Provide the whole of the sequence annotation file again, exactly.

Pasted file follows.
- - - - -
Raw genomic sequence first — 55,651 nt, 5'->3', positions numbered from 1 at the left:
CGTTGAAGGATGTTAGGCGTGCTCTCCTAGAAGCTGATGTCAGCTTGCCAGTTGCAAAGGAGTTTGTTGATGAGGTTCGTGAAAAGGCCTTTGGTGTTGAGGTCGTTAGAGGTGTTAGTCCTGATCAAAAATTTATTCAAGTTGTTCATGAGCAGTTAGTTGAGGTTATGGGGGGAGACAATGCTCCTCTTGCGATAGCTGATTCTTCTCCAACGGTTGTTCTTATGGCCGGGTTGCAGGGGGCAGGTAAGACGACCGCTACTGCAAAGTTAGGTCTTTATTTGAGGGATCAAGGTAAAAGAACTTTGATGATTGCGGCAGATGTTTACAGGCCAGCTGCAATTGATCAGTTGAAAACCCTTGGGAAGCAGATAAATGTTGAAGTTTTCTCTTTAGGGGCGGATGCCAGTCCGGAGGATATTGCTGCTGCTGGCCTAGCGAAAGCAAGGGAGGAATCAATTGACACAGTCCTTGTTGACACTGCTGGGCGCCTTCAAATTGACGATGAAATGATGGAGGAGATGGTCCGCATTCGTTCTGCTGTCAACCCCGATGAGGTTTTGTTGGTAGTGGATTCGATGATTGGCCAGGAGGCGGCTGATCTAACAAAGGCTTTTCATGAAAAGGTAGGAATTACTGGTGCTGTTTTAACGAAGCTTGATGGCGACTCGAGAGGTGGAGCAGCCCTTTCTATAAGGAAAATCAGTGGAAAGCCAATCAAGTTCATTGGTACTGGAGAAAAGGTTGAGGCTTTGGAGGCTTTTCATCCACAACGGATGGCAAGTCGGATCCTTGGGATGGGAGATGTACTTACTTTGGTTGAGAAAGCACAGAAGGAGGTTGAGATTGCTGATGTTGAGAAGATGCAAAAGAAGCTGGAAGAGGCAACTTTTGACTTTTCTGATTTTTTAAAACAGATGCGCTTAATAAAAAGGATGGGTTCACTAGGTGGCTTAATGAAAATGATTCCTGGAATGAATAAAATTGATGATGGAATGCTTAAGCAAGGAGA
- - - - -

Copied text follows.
Raw genomic sequence first — 55,651 nt, 5'->3', positions numbered from 1 at the left:
CGTTGAAGGATGTTAGGCGTGCTCTCCTAGAAGCTGATGTCAGCTTGCCAGTTGCAAAGGAGTTTGTTGATGAGGTTCGTGAAAAGGCCTTTGGTGTTGAGGTCGTTAGAGGTGTTAGTCCTGATCAAAAATTTATTCAAGTTGTTCATGAGCAGTTAGTTGAGGTTATGGGGGGAGACAATGCTCCTCTTGCGATAGCTGATTCTTCTCCAACGGTTGTTCTTATGGCCGGGTTGCAGGGGGCAGGTAAGACGACCGCTACTGCAAAGTTAGGTCTTTATTTGAGGGATCAAGGTAAAAGAACTTTGATGATTGCGGCAGATGTTTACAGGCCAGCTGCAATTGATCAGTTGAAAACCCTTGGGAAGCAGATAAATGTTGAAGTTTTCTCTTTAGGGGCGGATGCCAGTCCGGAGGATATTGCTGCTGCTGGCCTAGCGAAAGCAAGGGAGGAATCAATTGACACAGTCCTTGTTGACACTGCTGGGCGCCTTCAAATTGACGATGAAATGATGGAGGAGATGGTCCGCATTCGTTCTGCTGTCAACCCCGATGAGGTTTTGTTGGTAGTGGATTCGATGATTGGCCAGGAGGCGGCTGATCTAACAAAGGCTTTTCATGAAAAGGTAGGAATTACTGGTGCTGTTTTAACGAAGCTTGATGGCGACTCGAGAGGTGGAGCAGCCCTTTCTATAAGGAAAATCAGTGGAAAGCCAATCAAGTTCATTGGTACTGGAGAAAAGGTTGAGGCTTTGGAGGCTTTTCATCCACAACGGATGGCAAGTCGGATCCTTGGGATGGGAGATGTACTTACTTTGGTTGAGAAAGCACAGAAGGAGGTTGAGATTGCTGATGTTGAGAAGATGCAAAAGAAGCTGGAAGAGGCAACTTTTGACTTTTCTGATTTTTTAAAACAGATGCGCTTAATAAAAAGGATGGGTTCACTAGGTGGCTTAATGAAAATGATTCCTGGAATGAATAAAATTGATGATGGAATGCTTAAGCAAGGAGA